Baldies' Blog began originally in the UK by a 26 year old journalist with a blood cancer on a mission to inform the world about bone marrow donation.
He has since died, and I took on the cause of making cancer care more transparent for everybody.
Cancer is a disease that will touch everybody through diagnosis or affiliation: 1 in 2 men will be diagnosed and 1 in 3 woman will hear those words, "You Have Cancer."
I invite you to read how I feel along my journey and
how I am continuing to live a full life alongside my Hodgkin's lymphoma, with me controlling my cancer, not my cancer controlling me.
I hope that "Baldies' Blog" will prepare you to handle whatever life sends you, but especially if it's the message, "You Have Cancer."
Wednesday, May 13, 2009
Era of Inevitability
Health care leaders are officially on the move mediating health care reform headed by Mass. Senator Edward Kennedy (D), who has been chairing twice weekly hearings with the countries healthcare leaders in hospital, drug and insurance industries.
There are bound to be squabbles with so many hands in the same pot. Too many cooks in the kitchen looking to protect their interests, such as profits, amid efforts to to squeeze the cost of delivering health care and to increase regulation among companies has been a long standing problem for the American Health System.
“Health care’s legendary interest groups have stayed at the table in ways that are unprecedented,” said Drew Altman, health care policy expert and head of the nonprofit Kaiser Family foundation, in a Los Angeles Times interview.
It is a phenomena that so many industries directly tied to healthcare are hanging by their fingernails to maintain their stake in the business, but I have one question: where are the patient representatives in these talks?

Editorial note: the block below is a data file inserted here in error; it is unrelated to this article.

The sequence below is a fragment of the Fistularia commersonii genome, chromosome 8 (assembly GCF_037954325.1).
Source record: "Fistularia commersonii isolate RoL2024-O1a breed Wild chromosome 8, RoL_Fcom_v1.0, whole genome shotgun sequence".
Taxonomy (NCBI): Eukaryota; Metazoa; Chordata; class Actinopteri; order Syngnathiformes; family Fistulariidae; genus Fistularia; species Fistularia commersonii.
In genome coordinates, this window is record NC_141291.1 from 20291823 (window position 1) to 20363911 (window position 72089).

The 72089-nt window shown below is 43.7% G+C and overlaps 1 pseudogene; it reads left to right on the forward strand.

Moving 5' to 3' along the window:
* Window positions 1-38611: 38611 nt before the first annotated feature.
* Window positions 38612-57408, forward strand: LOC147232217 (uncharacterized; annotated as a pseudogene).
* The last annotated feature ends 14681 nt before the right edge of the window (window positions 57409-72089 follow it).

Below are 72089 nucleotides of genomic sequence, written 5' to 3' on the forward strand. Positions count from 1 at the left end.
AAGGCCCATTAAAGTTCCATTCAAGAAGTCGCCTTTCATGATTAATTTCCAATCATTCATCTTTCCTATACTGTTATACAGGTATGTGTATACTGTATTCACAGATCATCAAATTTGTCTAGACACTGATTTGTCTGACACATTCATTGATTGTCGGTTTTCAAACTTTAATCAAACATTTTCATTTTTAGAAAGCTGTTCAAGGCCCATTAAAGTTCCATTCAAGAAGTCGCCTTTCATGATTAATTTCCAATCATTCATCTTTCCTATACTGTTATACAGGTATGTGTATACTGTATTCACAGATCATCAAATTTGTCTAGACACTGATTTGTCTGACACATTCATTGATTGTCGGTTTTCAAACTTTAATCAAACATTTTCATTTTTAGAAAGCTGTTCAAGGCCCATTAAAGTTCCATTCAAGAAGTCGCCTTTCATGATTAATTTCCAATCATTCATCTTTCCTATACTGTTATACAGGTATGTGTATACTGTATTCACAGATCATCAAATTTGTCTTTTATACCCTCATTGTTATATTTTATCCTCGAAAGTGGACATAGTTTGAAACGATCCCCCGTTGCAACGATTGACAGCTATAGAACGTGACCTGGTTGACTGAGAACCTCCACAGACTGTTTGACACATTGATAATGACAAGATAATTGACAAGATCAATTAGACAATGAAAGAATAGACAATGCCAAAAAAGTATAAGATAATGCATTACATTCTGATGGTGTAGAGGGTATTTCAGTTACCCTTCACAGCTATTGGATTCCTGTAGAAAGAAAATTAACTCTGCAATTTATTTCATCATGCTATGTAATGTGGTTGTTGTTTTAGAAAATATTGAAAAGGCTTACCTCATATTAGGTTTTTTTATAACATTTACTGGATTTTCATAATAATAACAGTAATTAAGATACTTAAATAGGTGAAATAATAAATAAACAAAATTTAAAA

We, as patients, have a huge stake at the table. Reports on the news today announced that medicare is allready paying out more than its incoming revenues. It is scheduled to be defunct by 2017. Social Security will be soon to follow with its implosion due for 2032.
Where are the people who have navigated the system but also possess professional knowledge that could be useful in brainstorming collaborative ideas that would be in the best interest of the stakeholders, i.e. hospitals, pharmaceutical, and insurance companies, and the consumers?
As patients, we are the consumers of the products these committees are trying to make. We can offer insights into the short comings and needs of our current system from a first hand perspective.
Dana Farber Cancer Institute employs a Patient Board of Representatives with this exact theory in mind. This board exercises powerful decision making to improve the quality of care provided.
How do I know about a patient board of representatives at Dana Farber Cancer Institute?
I hope to join them in June when my restrictions have eased enough to enter a boardroom without fear of infection.
Dana Farber is one of the most prestigious cancer centers in America, ranking third behind A.D. Anderson in Houston, TX and Memorial Sloan & Kettering in New York, NY.
If select patients are deemed intelligent enough as consumers to participate in improving the quality of the daily functions at their hospital, I would deduce patients would significantly contribute to solving America’s health care woes as part of the collaborative effort taking place in our capital.
It is time to recognize the stake patients have as consumers in healthcare reform. Unaffordable healthcare cost to patients as consumers is one of the primary reasons we have reached this era of inevitability where healthcare can no longer be ignored without suffering dire consequences as a country.
Please, leaders in Washington, invite us to the table too.